# Proof of a trigonometric expression

Let $f(x) = (\sin \frac{πx}{7})^{-1}$. Prove that $f(3) + f(2) = f(1)$. This is another trig question, which I cannot get how to start with. Sum to product identities also did not work.

## 3 Answers

Let $7\theta=\pi, 4\theta=\pi-3\theta\implies \sin4\theta=\sin(\pi-3\theta)=\sin3\theta$

$$\frac1{\sin3\theta}+\frac1{\sin2\theta}$$

$$=\frac1{\sin4\theta}+\frac1{\sin2\theta}$$

$$=\frac{\sin4\theta+\sin2\theta}{\sin4\theta\sin2\theta}$$

$$=\frac{2\sin3\theta\cos\theta}{\sin4\theta\sin2\theta}\text{ Using } \sin2C+\sin2D=2\sin(C+D)\cos(C-D)$$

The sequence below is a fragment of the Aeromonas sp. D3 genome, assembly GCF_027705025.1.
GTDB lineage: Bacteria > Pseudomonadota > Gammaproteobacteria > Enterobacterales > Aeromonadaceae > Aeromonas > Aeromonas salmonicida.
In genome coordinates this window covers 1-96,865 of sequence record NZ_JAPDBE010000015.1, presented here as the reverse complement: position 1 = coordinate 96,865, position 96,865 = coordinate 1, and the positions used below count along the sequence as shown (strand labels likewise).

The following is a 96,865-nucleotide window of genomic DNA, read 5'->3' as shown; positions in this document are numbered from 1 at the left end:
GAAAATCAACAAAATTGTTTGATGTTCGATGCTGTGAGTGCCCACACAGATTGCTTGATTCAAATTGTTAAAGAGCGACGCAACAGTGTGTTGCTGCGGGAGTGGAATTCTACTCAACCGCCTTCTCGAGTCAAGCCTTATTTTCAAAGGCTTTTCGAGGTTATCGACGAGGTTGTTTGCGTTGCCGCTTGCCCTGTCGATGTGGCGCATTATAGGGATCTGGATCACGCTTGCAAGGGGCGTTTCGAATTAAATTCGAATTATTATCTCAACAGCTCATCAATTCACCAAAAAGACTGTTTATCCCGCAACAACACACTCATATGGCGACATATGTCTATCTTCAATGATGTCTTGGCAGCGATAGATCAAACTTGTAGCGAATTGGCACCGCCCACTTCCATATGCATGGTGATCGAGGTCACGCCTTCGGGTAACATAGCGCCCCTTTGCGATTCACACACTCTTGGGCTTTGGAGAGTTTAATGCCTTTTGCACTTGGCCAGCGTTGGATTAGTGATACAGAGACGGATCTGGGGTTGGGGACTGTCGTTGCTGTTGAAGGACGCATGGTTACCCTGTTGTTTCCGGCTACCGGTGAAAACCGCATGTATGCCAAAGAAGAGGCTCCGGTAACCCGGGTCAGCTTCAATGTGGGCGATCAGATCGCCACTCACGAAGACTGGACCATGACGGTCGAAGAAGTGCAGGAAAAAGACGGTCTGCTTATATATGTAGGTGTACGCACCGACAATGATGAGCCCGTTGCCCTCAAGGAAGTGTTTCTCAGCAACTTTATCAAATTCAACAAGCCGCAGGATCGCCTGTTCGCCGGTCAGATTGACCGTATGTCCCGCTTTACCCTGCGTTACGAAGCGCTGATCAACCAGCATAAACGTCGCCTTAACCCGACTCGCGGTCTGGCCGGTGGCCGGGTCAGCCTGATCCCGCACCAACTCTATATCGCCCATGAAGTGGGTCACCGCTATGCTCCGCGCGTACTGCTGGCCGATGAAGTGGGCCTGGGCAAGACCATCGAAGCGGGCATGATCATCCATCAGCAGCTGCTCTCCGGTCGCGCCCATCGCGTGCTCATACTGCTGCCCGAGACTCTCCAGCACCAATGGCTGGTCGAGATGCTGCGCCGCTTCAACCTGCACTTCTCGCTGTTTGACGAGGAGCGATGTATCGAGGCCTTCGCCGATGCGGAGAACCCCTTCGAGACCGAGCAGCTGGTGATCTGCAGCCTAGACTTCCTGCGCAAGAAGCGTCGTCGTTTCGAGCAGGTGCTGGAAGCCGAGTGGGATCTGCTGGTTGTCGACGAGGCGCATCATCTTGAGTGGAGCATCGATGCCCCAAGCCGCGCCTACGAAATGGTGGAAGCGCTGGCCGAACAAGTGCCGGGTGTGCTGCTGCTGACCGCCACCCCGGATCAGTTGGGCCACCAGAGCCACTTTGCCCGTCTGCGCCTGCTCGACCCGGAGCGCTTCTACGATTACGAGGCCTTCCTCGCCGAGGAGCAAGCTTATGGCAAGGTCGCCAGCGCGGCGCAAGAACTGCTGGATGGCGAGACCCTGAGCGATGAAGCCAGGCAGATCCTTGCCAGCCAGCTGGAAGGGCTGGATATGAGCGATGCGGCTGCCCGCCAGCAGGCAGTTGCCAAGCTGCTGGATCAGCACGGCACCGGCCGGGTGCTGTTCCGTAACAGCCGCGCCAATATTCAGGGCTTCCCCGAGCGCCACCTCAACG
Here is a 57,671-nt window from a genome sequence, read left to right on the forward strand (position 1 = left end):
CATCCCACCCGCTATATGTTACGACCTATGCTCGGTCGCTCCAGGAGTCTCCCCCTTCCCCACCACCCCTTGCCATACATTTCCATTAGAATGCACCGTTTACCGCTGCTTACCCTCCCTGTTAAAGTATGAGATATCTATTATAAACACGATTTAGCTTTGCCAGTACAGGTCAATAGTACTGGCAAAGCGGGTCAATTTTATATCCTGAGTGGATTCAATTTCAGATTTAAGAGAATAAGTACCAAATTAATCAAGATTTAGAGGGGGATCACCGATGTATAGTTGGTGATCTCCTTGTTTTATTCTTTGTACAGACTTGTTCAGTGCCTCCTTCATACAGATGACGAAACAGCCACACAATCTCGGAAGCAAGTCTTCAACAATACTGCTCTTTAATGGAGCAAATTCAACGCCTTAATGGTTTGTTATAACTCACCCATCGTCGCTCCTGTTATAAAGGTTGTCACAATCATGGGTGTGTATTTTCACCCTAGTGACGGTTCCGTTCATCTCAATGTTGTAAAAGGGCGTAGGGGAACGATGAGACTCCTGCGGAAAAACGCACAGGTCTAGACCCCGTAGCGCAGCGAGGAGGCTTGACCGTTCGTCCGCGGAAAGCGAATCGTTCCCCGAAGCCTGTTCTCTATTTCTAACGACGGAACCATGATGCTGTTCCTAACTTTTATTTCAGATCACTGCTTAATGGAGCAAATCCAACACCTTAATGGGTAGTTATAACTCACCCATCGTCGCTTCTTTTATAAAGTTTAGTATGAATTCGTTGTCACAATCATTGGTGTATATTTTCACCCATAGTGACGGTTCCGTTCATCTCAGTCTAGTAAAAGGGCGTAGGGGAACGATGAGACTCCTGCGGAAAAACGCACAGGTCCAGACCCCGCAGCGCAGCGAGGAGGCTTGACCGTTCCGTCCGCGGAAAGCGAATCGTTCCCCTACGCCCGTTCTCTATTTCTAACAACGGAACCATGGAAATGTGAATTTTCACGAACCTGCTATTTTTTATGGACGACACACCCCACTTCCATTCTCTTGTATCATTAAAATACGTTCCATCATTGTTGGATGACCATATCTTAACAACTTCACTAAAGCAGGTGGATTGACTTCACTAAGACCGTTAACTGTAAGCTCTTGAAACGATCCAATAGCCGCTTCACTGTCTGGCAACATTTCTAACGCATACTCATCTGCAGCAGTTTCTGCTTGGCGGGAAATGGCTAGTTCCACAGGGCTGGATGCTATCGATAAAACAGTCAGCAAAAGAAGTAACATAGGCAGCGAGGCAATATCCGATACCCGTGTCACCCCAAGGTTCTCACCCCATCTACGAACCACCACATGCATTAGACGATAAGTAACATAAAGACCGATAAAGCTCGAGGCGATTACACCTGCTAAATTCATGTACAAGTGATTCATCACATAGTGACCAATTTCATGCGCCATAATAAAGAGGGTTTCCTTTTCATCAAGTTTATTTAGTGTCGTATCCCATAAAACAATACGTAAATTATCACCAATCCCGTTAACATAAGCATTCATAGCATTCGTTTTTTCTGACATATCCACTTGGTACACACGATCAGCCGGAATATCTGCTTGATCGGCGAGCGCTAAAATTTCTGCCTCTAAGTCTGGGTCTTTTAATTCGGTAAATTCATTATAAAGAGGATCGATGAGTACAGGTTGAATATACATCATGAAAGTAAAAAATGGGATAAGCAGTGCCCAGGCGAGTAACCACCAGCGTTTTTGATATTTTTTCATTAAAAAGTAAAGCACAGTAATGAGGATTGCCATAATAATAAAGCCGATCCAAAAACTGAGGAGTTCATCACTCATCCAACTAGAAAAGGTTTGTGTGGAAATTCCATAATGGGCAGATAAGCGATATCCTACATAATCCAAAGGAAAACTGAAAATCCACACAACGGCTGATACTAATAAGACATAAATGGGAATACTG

$$=\frac{2\cos\theta}{2\sin\theta\cos\theta}$$

$$=\frac1{\sin\theta}$$

All cancellations are legal as $\sin r\theta\ne0$ for $7\not\mid r$ consider regular 7-gon. applying Ptolemy theorem for $\square ABCD$,
we get $BD\cdot AC=AB\cdot CD+AD\cdot BC$
$BC=AC=2R\sin\dfrac{3\pi}{7}$ , $~BD=CD=2R\sin\dfrac{2\pi}{7}$ , $~AB=AD=2R\sin\dfrac{\pi}{7}$
we're done, where $R$ is the circumradius of regular 7-gon.

Let $7\theta=\pi$

$$\frac1{\sin3\theta}+\frac1{\sin2\theta}-\frac1{\sin\theta}$$

$$=\frac{2\sin2\theta\sin\theta+2\sin3\theta\sin\theta-2\sin2\theta\sin3\theta}{2\sin3\theta\sin2\theta\sin\theta}$$

Now use $\displaystyle2\sin A\sin B=\cos(A-B)-\cos(A+B)$

and as $\displaystyle\cos(\pi-x)=-\cos x, \cos(7-r)\theta=\cos(7\theta-r\theta)=\cos(\pi-r\theta)=-\cos r\theta$